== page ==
Not entitled to get angry? Really?
It’s a radical, provocative idea: We’re not entitled to get offended or stay angry. The idea of our own “righteous anger” is a myth. It is the number one problem in our societies today and, as Dallas Willard says, Christians have not been taught out of it.
As it turns out, giving up our “right” to be offended can be one of the most freeing, healthy, simplifying, relaxing, refreshing, stress-relieving, encouraging things we can do.
In Unoffendable readers will find something of immeasurable value—a concrete, practical way to live life with less stress. They’ll adjust their expectations to fit human nature and replace perpetual anger with refreshing humility and gratitude.
The book offers a unique viewpoint, challenging the idea that Christians can ever harbor “righteous anger” or that there even is such a thing for believers.
Few other books exist with such a radical, provocative proposal to consider. We have no right to anger. We are to get rid of it, period. Completely. And it is possible to choose to be “unoffendable.”
Through the author’s winsome, humorous, and conversational style, this book doesn’t add another thing to do on a stressed-out person’s ever-growing list. Better, it actually seeks to lift religious burdens from readers’ backs and allow them to experience the joy of gratitude, perhaps for the first time, every single day of their lives.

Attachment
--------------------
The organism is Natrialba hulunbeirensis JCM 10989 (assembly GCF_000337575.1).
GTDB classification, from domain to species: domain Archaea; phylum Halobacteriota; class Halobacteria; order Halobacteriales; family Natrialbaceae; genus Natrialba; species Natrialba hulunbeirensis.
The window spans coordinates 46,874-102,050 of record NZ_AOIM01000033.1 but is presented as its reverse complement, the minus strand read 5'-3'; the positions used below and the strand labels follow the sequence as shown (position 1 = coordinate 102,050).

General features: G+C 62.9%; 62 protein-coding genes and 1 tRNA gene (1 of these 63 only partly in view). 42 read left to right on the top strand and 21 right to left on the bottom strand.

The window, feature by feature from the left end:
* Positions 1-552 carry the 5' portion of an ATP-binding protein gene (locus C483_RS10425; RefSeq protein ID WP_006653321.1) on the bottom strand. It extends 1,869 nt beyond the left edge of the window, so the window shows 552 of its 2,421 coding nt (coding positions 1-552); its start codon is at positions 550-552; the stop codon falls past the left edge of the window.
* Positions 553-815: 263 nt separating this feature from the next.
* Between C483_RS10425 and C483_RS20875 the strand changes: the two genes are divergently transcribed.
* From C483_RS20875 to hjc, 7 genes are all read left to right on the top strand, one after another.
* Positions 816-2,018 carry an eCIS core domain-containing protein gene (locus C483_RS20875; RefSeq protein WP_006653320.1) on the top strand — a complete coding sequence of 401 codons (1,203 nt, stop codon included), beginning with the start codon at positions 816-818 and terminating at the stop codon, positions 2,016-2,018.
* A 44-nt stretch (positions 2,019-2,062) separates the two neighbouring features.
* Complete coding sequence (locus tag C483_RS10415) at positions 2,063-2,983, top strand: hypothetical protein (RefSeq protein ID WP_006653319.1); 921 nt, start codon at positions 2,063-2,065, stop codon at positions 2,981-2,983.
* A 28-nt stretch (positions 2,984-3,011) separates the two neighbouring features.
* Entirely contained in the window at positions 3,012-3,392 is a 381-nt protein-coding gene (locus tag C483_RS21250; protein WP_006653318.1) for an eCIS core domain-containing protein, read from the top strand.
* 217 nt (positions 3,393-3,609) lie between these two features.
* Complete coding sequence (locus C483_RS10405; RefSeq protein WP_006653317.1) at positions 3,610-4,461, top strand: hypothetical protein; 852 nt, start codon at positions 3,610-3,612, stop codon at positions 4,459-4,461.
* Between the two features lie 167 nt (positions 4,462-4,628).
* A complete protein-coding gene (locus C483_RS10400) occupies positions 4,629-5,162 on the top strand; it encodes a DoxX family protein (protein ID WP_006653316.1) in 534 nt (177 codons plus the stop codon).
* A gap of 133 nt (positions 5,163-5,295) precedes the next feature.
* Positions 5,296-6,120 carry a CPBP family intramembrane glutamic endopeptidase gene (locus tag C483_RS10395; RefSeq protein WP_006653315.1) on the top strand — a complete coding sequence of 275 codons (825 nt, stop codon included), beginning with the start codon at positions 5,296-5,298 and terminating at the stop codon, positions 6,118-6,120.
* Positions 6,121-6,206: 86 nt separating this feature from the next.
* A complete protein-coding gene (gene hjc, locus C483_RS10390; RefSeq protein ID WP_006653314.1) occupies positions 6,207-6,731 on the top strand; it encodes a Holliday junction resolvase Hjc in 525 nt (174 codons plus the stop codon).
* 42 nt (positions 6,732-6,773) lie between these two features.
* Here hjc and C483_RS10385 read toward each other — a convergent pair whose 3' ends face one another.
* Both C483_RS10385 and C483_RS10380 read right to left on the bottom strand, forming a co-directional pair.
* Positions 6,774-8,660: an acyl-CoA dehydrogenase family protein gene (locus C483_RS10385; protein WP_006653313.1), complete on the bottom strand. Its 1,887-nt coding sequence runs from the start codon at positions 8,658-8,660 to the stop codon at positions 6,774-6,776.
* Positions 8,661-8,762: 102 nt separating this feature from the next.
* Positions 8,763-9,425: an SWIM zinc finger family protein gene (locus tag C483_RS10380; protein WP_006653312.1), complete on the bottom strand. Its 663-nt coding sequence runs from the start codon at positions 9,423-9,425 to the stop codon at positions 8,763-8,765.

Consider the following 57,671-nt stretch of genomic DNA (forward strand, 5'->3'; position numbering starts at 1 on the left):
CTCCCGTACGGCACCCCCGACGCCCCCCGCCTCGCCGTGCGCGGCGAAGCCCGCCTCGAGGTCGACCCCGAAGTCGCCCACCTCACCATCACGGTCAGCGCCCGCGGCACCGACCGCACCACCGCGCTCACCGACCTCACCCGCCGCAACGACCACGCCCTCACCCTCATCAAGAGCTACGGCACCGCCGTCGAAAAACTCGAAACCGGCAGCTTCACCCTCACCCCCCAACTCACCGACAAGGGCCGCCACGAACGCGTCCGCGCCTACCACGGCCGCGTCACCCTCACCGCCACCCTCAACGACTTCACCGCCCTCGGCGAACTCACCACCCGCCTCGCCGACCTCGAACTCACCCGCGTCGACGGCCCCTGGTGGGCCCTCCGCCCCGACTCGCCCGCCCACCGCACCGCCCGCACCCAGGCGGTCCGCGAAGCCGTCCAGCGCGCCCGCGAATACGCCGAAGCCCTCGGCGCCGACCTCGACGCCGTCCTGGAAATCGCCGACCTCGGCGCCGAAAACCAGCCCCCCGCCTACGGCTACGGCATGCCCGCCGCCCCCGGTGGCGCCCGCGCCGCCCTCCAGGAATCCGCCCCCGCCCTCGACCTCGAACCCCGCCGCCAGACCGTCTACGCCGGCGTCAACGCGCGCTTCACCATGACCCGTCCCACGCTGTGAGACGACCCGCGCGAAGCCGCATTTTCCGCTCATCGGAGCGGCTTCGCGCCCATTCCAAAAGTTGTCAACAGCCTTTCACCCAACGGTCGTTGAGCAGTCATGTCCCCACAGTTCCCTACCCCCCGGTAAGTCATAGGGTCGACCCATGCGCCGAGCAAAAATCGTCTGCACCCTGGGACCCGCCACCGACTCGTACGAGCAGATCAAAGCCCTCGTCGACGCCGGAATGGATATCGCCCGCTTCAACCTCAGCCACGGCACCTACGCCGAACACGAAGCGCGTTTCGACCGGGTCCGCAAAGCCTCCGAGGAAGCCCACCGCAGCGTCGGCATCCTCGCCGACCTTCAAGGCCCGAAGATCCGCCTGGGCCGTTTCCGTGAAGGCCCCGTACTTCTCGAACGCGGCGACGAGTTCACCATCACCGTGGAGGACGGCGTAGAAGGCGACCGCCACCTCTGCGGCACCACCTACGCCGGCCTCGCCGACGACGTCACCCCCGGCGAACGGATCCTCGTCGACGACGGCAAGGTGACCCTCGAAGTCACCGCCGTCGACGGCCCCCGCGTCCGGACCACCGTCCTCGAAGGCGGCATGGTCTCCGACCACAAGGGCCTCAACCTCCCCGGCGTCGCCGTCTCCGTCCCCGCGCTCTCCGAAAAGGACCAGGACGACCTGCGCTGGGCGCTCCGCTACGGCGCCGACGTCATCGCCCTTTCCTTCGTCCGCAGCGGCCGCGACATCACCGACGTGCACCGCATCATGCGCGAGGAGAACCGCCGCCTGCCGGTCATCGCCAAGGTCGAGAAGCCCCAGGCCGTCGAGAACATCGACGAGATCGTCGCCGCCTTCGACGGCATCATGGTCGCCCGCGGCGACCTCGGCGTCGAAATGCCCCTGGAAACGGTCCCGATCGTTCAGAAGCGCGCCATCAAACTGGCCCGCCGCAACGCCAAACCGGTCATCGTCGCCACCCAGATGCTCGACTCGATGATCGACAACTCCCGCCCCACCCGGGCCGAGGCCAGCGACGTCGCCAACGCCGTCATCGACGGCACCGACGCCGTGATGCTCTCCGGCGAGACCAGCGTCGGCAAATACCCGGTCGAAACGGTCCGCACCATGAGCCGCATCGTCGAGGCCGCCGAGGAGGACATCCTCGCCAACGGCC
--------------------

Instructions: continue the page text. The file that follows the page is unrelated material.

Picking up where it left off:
Brant Hansen is a toast-obsessed nerd who, when in high school, was no less than PRESIDENT of the Illinois Student Librarians Association. He was also All-Conference in “Scholastic Bowl”, and lettered in basketball and football (both for keeping statistics) and was President of his own Stamp Collection Club, which consisted of himself.
He’s also an “Aspie” – diagnosed with Asperger’s Syndrome as an adult. And he’s happy about it.
Brant works full-time for CURE International, a network of hospitals serving the poor around the world. He’s also a radio host. In his spare time, he walks his three-legged dog, Nigel, while looking inappropriately intense. He can’t help it.
He is a Christian with a distaste for religion. He’s under the impression there was no religion in Eden, and there won’t be any in Heaven, either. Thank God.
Brant is also a husband and dad, and he’s won multiple awards for his radio skills and is typing all of this himself, and putting it in third-person in hopes that it seems more impressive that way. You can buy the book and find Brant at branthansen.com
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